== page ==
One recent blustery Thursday, I drove to the Nordic Heritage Museum with my mom and a tub of cashews. We paid $5 (suggested donation) and settled down in a small classroom for Norsk Filmklubb, a film night and potluck hosted by the Norwegian arm of the Scandinavian Language Institute. "It's a good thing the Norwegian alphabet has extra letters," announced Ed Egerdahl, my mom's Norwegian teacher, "because we are on plan Å!" Apparently there had been a few snafus leading up to this particular film night: a snowstorm, a film without English subtitles, and a backup film deemed too bizarre for Norsk Filmklubb sensibilities. But patiently, Norwegianly, they had worked it out.

I like thinking about Norway—about moving there in my early 20s (oops, too late), and working on a farm, and living in a red wooden house, and paying a bunch of taxes, and having prettier hair. Maybe I would pick up some whale meat at the fish market and, um, boil it (?) and take it over to cousin Knut's house for dinner where we would all eat rice pudding, listen to Grieg, and talk about how we don't like the new king quite as much as King Olav V (not jolly enough!). Then I would ride home on my reindeer. Or, you know, something totally Norwegian like that.

I identify with Norway more than I should, really. The reality is that I'm American, not Norwegian—but thinking about the Old Country makes me feel closer to my maternal grandparents, who both took off for Valhalla before we really got a chance to hang out. Fortunately, Seattle is the perfect town for people like me who are nursing sentimental attachments to far-removed Scandinavian homelands.

That night, the backup-backup movie was Lange Flate Ballær (or "Long Flat Balls"), an aggressively silly road-trip comedy about aging Norwegian soccer hooligans. Grown men fall down at the sight of boobs, a wacky alcoholic blasts the world's gnarliest farts, and everyone is good-naturedly weirded out by Christians (in that sensible, quasi-socialist, Scandinavian way). There are blowjob-related misunderstandings and much shoehorned sentimentality. It was terrible and great.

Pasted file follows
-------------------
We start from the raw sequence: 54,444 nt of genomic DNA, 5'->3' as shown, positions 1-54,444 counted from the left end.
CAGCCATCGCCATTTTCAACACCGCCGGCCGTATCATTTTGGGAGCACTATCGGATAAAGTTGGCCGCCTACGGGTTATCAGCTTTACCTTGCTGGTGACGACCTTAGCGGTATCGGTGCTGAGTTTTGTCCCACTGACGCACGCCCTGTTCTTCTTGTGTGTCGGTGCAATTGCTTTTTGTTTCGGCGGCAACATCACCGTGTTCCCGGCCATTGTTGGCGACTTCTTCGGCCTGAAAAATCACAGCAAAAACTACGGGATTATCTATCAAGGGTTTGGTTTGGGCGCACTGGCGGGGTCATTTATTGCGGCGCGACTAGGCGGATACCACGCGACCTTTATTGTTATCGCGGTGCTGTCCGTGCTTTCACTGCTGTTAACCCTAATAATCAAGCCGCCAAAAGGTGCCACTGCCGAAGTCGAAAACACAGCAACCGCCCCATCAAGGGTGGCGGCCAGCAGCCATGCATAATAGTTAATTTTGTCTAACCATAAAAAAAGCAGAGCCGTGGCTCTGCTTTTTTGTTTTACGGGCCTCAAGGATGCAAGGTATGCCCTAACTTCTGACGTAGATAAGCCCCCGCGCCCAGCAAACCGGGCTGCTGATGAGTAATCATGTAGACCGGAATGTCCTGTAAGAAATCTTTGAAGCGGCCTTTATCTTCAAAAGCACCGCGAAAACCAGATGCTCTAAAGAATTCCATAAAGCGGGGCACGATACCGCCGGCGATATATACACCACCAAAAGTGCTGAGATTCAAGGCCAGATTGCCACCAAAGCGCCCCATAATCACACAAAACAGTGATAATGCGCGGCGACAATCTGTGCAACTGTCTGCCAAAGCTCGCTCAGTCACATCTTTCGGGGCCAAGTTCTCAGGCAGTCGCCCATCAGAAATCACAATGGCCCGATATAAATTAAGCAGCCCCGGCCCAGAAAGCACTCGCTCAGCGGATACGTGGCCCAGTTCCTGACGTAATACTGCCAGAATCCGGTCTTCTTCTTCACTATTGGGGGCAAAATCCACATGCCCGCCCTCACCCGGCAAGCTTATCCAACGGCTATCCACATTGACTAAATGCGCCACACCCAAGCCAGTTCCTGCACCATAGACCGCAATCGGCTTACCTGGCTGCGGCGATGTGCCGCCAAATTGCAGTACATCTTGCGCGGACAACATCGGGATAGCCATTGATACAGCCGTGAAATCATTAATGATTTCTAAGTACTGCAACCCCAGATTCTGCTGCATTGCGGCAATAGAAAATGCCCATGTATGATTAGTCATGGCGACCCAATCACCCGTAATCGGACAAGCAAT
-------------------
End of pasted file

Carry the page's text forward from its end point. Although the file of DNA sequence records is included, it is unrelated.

The crowd, a friendly cross section of vanishing Ballard, laughed and ate cookies. I took notes in my notesbog, which a pal gave me for Christmas this year. On the front, it says "NOTESBOG" and then, "Have you ever been to Scandinavia? There you'll see a lot of beautiful scenery and people living in lifestyles surrounded by their favorite things." According to Lange Flate Ballær, Norway's favorite things are pratfalls, fart jokes, and alcohol. I guess I am a real Norwegian after all. Skål! recommended

lindy@thestranger.com

That "one-man welcoming committee" behind the bar is my son Gill, and you hit it dead-on with the reference to "the Dude." Your article caught the true essence of the Alki. My husband, Gill Sr., especially liked your remark that the Alki "doesn't give a damn and never will." After 31 years, why start now?

Just for the record, it's Taco Thursday. On Tuesday we have Wimpy burgers, same deal—$1 build-your-own with the same guy in the kitchen and Gill behind the bar. So come on down Tuesday. Thanks again for keeping the Alki alive and well.

Cathy McLynne

I'm sorry for the confusion, Butch. Onward and upward! I wish you and the Alki Tavern family a very happy New Year.

Alki Tavern, 1321 Harbor Ave SW, 932-9970

bethany@thestranger.com